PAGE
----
Cyberdyke is a collection of subscription websites showcasing authentic lesbian porn. The photos and movies depict a variety of lesbian fetishes and fantasies, including some of the more hardcore elements such as BDSM and anal play.

Since 2005 there's been an explosion of erotic films made for lesbian and queer women. Directors such as Shine Louise Houston and Emile Jouvet, queer performers and website creators such as Madison Young, Jiz Lee and Courtney Trouble are really expanding the boundaries of porn, offering their own aesthetic and vision of what is sexy.

Shine Louise Houston has also expanded online with her site The Crash Pad Series and Pink Label DVD.

Canadian Bren Ryder also has a membership site called Good Dyke Porn.

Courtney Trouble has a number of sites that aren't specifically lesbian but queer. The oldest is NoFauxxx - now Indie Porn Revolution - which was launched in 2002.

Women and gay porn

Some women say their preferred porn is gay porn. The reasons behind this are varied: some say the men are better looking while others say that gay porn is devoid of the gender roles, degradation and power play inherent in much standard straight porn. There is also the appeal of watching men being intimate with one another, a sight usually denied women in a homophobic society.

.A now-defunct magazine called Syzygy presented gay scenarios aimed at a straight female audience. It featured "slash" fiction or yaoi - erotica featuring gay sex and male-male romances, a genre that is popular with women.

Feminist Porn

In the last few years the term "feminist porn" has come to be an inclusive catch-all for new-wave, independent, feminist porn productions. This includes porn created for a female audience. Many directors prefer the term "feminist porn" to "porn for women" because it is more inclusive and doesn't make any assumptions about audience, content or aesthetics. For a longer and more comprehensive discussion of the subject please read my article Fabulous Feminist Porn.

The future of porn for women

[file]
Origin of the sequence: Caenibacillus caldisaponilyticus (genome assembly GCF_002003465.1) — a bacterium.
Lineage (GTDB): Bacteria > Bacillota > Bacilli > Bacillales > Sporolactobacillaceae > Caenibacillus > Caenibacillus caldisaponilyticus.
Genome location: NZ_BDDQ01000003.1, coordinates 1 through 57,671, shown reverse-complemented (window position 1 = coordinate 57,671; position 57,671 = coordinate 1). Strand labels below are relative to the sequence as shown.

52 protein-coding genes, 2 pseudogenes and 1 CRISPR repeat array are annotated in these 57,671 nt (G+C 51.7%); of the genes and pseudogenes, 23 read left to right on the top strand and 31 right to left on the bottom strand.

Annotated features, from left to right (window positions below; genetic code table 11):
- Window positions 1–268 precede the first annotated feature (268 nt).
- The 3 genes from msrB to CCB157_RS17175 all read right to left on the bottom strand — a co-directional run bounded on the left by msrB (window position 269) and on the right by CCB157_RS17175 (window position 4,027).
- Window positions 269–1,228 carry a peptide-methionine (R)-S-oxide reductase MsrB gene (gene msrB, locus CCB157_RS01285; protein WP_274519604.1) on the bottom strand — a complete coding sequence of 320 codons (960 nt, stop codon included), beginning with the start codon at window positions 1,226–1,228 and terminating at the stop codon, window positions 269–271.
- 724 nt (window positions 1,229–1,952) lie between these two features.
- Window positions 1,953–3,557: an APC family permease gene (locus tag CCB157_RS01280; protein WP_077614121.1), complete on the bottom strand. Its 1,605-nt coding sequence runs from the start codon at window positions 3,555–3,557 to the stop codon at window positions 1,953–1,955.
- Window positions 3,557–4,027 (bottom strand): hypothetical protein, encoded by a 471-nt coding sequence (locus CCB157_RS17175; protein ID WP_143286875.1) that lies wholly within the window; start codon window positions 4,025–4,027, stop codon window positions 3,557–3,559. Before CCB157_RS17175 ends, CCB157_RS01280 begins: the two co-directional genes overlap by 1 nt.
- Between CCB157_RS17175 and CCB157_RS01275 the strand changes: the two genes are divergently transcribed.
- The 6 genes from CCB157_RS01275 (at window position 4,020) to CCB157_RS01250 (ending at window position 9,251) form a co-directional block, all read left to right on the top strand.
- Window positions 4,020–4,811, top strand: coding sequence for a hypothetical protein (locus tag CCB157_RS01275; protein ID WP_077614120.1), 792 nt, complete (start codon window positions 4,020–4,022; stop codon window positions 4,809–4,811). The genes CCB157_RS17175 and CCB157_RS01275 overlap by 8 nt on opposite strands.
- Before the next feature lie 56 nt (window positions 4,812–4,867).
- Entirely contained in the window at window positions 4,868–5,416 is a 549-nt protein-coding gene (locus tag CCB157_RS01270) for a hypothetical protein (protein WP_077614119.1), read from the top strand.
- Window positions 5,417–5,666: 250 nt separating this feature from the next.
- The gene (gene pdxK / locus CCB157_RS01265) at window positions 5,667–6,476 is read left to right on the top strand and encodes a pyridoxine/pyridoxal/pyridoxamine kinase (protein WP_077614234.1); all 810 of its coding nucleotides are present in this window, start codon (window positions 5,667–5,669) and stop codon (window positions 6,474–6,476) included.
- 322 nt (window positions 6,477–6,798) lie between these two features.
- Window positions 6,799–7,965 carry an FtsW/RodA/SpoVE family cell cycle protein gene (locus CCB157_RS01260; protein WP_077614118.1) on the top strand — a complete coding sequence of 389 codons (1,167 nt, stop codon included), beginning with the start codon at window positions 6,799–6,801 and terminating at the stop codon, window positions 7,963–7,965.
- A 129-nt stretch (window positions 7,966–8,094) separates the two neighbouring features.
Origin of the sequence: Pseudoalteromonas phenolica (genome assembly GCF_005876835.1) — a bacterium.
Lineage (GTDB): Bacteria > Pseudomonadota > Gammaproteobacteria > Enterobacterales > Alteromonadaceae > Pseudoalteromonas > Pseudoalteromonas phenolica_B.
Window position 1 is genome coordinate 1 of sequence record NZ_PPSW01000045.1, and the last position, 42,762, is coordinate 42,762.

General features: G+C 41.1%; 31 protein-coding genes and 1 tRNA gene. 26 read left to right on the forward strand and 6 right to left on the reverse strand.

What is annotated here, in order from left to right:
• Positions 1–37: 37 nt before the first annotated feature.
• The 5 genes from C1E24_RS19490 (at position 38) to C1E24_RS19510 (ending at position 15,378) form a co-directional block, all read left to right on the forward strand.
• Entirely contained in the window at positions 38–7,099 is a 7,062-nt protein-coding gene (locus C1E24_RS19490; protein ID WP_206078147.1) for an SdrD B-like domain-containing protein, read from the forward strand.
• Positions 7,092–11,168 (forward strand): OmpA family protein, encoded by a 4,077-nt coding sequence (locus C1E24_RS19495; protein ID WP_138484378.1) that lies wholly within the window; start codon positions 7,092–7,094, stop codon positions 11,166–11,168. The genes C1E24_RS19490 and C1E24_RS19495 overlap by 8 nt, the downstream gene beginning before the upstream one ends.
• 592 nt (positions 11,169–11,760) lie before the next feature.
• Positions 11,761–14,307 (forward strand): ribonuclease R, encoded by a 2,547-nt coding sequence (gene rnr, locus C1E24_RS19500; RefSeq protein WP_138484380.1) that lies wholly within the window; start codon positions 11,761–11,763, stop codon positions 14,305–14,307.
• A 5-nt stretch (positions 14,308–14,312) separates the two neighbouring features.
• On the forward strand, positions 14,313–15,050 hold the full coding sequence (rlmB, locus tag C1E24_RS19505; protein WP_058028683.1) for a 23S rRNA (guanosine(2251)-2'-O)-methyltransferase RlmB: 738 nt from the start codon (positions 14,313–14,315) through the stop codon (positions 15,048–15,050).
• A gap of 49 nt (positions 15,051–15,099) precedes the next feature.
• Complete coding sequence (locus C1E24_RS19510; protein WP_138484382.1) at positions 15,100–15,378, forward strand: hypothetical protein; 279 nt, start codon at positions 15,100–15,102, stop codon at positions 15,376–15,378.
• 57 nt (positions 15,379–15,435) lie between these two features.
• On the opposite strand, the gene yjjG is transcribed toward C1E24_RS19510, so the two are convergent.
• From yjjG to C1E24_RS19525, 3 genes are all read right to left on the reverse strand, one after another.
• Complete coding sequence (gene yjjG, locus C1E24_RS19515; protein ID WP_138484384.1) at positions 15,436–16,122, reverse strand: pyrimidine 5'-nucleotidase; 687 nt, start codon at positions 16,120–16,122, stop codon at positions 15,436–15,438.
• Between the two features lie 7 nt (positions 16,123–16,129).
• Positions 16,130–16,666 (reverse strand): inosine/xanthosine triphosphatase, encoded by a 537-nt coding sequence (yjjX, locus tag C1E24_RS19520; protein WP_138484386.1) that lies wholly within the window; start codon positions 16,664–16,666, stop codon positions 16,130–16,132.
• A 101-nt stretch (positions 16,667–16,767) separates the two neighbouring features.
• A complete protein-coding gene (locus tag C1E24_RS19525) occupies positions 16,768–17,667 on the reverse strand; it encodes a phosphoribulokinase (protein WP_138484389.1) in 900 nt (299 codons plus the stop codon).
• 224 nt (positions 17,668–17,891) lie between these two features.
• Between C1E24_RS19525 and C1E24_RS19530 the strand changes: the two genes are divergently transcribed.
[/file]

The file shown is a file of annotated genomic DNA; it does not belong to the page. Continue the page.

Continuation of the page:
As more porn producers acknowledge their female audience and more women work behind the camera, a new kind of porn may emerge. Female consumers are starting to demand a wider diversity of content and more filmmakers, writers and photographers are attempting to articulate their own vision of what is sexy.

I keep coming back to the idea of the female gaze and defining the audience. It's that word "for" again. As long as you're making something specifically FOR women, then it's porn for women.

It's possible that the concept of "porn for women" may be redundant in the future. But I don't think we're up to that yet.

I also defend the phrase because it's still about making a space in a male dominated landscape. Women still feel alienated by a lot of mainstream porn. I like to use the term to raise a flag and gain attention. Here! Here's something that you might like, that at least talks to you and respects you. It may not be your thing but it's here if you want it.


Want to know more? Please visit:

Ms Naughty Blog
Bright Desire
For The Girls
Porn Movies For Women
Feminist Porn Guide

This article was originally written in 2006
It was last updated January 2013

Parts of this article were included in my presentation "Girly Smut: A History of Porn for Women" at the Erotic Screen and Sound Conference, February 2011 and also in "Making and Debating Porn for Women" at the Feminist Porn Conference, April 2013 (watch the video of that here)